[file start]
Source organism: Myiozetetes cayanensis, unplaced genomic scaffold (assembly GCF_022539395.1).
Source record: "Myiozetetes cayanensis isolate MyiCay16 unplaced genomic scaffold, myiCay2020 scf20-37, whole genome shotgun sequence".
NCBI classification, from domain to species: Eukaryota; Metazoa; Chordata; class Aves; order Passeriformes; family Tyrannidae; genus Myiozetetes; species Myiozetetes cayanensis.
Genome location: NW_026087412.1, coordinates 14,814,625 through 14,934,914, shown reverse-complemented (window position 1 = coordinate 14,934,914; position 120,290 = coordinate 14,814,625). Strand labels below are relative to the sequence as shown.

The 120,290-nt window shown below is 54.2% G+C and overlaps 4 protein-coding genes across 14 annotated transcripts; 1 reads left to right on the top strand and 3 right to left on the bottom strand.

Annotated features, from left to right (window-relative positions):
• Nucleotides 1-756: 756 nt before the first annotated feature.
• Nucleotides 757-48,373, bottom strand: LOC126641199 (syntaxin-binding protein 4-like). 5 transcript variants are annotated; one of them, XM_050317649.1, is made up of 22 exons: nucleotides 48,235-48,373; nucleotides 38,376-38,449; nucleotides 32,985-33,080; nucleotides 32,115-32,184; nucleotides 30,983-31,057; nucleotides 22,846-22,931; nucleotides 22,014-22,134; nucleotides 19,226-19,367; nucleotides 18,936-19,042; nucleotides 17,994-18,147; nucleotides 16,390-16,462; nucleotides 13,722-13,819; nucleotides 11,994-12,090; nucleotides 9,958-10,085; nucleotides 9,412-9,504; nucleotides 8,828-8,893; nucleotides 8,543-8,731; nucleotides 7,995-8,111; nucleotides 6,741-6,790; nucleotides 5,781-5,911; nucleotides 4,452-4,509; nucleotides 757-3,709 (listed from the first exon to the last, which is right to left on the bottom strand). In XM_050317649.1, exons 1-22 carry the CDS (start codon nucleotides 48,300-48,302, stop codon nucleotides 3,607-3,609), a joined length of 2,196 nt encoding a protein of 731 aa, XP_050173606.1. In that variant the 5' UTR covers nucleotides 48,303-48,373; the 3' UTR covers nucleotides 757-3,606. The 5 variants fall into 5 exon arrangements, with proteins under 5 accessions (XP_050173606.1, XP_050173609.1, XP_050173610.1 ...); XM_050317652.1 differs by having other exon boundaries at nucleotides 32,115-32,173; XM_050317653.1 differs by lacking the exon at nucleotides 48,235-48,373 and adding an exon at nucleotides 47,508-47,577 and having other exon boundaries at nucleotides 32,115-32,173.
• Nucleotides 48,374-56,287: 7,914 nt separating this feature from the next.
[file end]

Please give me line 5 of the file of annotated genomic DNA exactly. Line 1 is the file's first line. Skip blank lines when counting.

The 120,290-nt window shown below is 54.2% G+C and overlaps 4 protein-coding genes across 14 annotated transcripts; 1 reads left to right on the top strand and 3 right to left on the bottom strand.